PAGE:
Fuel-cell powered flying car

The Hyfish, an experimental unmanned aerial vehicle powered by hydrogen fuel cells, was successfully flown in Bern, Switzerland.

The Hyfish is a model jet that's powered by hydrogen fuel cells.
The Hyfish is a model jet that's powered by hydrogen fuel cells. Team Smartfish

Well, it's really a jet. And, it's only a model. But the Hyfish is a model prototype for a real two-person jet aircraft. This particular prototype uses an electric jet motor that gets its juice from a hydrogen fuel cell and was successfully flown in Bern, Switzerland. The Hyfish prototype was developed by a consortium of public and private entities, with the base aircraft built by Team Smartfish and the hydrogen fuel cell system provided by Horizon Fuel Cell Technologies. Team Smartfish is a Swiss company working on a new type of jet aircraft, called Smartfish, which could be produced for applications as small as an unmanned aircraft or as large as a business jet. The Hyfish prototype may be more of a publicity stunt, as the published specifications for the Smartfish don't say what type of power plant it will use, just that it needs to produce 900 to 1,000 pound of thrust.

Boeing develops a more realistic fuel-cell airplane for personal transport.
Boeing develops a more realistic fuel-cell airplane for personal transport. Boeing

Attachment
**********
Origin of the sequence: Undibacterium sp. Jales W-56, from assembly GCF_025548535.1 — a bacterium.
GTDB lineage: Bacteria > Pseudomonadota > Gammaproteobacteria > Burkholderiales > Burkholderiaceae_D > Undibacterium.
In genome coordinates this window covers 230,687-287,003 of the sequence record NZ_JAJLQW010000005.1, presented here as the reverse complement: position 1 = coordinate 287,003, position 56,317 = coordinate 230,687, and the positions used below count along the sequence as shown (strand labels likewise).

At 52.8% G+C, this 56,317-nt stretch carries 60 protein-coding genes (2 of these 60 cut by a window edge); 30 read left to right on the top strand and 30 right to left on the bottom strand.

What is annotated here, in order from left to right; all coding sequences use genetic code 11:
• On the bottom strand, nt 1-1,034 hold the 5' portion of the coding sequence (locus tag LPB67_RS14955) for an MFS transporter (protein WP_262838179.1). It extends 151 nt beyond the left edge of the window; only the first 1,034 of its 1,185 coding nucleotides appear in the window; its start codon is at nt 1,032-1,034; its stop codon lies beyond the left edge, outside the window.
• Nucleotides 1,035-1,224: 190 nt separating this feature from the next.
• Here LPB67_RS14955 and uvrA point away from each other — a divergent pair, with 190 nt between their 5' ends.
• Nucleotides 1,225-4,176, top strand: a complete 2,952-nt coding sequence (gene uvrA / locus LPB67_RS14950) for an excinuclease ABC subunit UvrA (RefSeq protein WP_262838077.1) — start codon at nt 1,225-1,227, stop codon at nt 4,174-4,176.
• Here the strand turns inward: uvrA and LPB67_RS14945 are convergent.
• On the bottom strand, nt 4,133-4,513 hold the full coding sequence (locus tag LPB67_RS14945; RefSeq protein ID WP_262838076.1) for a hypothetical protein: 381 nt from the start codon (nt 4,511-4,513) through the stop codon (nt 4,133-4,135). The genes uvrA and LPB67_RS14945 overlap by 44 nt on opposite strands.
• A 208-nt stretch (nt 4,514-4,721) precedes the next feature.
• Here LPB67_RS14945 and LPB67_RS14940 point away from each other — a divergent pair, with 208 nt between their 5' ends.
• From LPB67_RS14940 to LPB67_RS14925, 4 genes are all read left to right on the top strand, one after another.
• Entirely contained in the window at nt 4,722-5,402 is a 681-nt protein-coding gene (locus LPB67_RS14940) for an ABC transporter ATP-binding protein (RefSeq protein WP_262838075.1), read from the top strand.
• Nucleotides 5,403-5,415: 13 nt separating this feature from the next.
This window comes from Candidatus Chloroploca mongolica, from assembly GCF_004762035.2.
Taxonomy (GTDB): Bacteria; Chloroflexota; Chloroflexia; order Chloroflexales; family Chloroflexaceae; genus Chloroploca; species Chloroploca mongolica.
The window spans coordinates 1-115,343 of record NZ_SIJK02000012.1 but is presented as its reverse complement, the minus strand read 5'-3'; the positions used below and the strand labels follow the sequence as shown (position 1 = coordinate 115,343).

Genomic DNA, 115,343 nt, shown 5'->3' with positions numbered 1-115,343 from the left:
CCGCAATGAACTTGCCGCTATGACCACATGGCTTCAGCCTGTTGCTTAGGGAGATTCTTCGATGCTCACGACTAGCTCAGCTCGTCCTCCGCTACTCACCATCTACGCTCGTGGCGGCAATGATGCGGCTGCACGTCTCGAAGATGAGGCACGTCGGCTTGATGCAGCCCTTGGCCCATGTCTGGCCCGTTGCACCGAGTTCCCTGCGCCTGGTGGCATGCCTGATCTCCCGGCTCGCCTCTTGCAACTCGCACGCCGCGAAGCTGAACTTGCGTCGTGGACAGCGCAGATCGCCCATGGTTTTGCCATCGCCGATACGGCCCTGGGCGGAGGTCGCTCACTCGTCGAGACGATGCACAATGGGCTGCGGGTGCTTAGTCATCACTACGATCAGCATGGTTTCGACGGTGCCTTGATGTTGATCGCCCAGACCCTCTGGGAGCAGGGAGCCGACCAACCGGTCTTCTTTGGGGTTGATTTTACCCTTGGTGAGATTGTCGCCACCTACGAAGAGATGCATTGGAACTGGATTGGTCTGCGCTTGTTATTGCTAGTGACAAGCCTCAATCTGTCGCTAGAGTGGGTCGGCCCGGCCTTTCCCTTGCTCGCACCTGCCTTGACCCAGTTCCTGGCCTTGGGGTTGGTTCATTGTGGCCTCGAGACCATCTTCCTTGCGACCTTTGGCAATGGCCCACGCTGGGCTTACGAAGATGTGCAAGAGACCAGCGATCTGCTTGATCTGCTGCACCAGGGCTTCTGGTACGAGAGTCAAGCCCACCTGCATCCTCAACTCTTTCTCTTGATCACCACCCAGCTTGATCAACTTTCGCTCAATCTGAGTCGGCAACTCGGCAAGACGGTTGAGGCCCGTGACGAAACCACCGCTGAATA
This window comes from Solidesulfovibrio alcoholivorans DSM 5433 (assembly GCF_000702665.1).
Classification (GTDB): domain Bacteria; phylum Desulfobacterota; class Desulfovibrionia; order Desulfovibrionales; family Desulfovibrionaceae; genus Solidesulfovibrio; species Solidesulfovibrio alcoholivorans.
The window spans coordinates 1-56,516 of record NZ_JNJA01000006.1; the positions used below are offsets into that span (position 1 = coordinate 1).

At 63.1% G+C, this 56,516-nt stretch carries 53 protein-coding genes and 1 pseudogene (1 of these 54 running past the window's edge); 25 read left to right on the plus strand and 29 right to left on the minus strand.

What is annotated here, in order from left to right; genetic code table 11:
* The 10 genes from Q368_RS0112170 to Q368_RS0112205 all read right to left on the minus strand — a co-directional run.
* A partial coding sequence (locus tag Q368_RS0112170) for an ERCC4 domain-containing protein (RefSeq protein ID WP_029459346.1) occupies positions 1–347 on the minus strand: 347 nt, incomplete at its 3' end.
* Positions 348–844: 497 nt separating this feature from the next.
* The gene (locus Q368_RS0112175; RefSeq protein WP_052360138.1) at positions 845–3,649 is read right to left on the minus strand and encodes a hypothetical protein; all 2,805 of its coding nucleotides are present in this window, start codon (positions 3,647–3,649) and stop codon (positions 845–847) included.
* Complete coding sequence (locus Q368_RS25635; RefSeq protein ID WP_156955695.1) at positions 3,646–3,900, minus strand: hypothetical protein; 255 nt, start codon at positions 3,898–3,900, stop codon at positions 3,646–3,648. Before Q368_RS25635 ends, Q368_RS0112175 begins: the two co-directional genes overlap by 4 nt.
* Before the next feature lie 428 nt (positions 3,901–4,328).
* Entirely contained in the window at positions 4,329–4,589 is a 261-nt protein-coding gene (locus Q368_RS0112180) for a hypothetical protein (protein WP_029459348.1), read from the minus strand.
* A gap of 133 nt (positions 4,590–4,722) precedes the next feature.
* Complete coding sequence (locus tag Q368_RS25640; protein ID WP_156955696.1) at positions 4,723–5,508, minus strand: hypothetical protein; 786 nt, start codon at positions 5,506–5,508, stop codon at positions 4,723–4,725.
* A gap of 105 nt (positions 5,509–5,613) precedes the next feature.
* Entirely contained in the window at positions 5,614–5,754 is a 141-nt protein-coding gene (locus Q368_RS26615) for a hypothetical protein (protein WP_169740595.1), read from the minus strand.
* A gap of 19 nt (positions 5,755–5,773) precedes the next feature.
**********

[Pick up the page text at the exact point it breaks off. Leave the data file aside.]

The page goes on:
However, Boeing is developing a hydrogen fuel-cell small airplane that's supposed to be flight-tested in Spain later this year. The awkwardly named Boeing Fuel Cell Demonstrator Airplane uses a conventional prop turned by an electric motor. Its power system uses lightweight lithium ion batteries and hydrogen fuel cells. The Boeing Fuel Cell Demonstrator Airplane is designed to cruise at 62mph. The company doesn't envision hydrogen fuel cells powering commercial passenger aircraft but sees it as a possibility for small manned aircraft. May we suggest a flying car?

About the author

Wayne Cunningham reviews cars and writes about automotive technology for CNET. Prior to the Car Tech beat, he covered spyware, Web building technologies, and computer hardware. He began covering technology and the Web in 1994 as an editor of The Net magazine. He's also the author of "Vaporware," a novel that's available as a Nook e-book.

 

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